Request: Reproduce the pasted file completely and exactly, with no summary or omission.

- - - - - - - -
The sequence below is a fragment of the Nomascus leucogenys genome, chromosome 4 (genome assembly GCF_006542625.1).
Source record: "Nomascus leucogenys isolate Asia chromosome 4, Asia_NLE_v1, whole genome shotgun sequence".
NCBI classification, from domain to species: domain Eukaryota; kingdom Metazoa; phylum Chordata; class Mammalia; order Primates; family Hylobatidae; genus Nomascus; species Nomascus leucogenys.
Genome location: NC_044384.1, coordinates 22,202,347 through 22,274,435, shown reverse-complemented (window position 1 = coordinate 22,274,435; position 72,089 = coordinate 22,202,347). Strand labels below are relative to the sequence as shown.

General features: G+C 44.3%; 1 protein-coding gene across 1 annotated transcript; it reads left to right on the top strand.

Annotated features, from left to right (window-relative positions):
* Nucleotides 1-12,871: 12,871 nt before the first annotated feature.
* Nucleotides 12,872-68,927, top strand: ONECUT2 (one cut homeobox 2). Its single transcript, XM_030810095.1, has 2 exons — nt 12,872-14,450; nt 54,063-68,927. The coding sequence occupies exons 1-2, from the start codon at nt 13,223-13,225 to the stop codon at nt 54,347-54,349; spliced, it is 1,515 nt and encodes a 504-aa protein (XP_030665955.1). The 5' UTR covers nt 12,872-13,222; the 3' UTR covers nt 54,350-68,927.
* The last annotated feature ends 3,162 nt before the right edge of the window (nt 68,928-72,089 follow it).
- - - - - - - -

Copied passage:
The sequence below is a fragment of the Nomascus leucogenys genome, chromosome 4 (genome assembly GCF_006542625.1).
Source record: "Nomascus leucogenys isolate Asia chromosome 4, Asia_NLE_v1, whole genome shotgun sequence".
NCBI classification, from domain to species: domain Eukaryota; kingdom Metazoa; phylum Chordata; class Mammalia; order Primates; family Hylobatidae; genus Nomascus; species Nomascus leucogenys.
Genome location: NC_044384.1, coordinates 22,202,347 through 22,274,435, shown reverse-complemented (window position 1 = coordinate 22,274,435; position 72,089 = coordinate 22,202,347). Strand labels below are relative to the sequence as shown.

General features: G+C 44.3%; 1 protein-coding gene across 1 annotated transcript; it reads left to right on the top strand.

Annotated features, from left to right (window-relative positions):
* Nucleotides 1-12,871: 12,871 nt before the first annotated feature.
* Nucleotides 12,872-68,927, top strand: ONECUT2 (one cut homeobox 2). Its single transcript, XM_030810095.1, has 2 exons — nt 12,872-14,450; nt 54,063-68,927. The coding sequence occupies exons 1-2, from the start codon at nt 13,223-13,225 to the stop codon at nt 54,347-54,349; spliced, it is 1,515 nt and encodes a 504-aa protein (XP_030665955.1). The 5' UTR covers nt 12,872-13,222; the 3' UTR covers nt 54,350-68,927.
* The last annotated feature ends 3,162 nt before the right edge of the window (nt 68,928-72,089 follow it).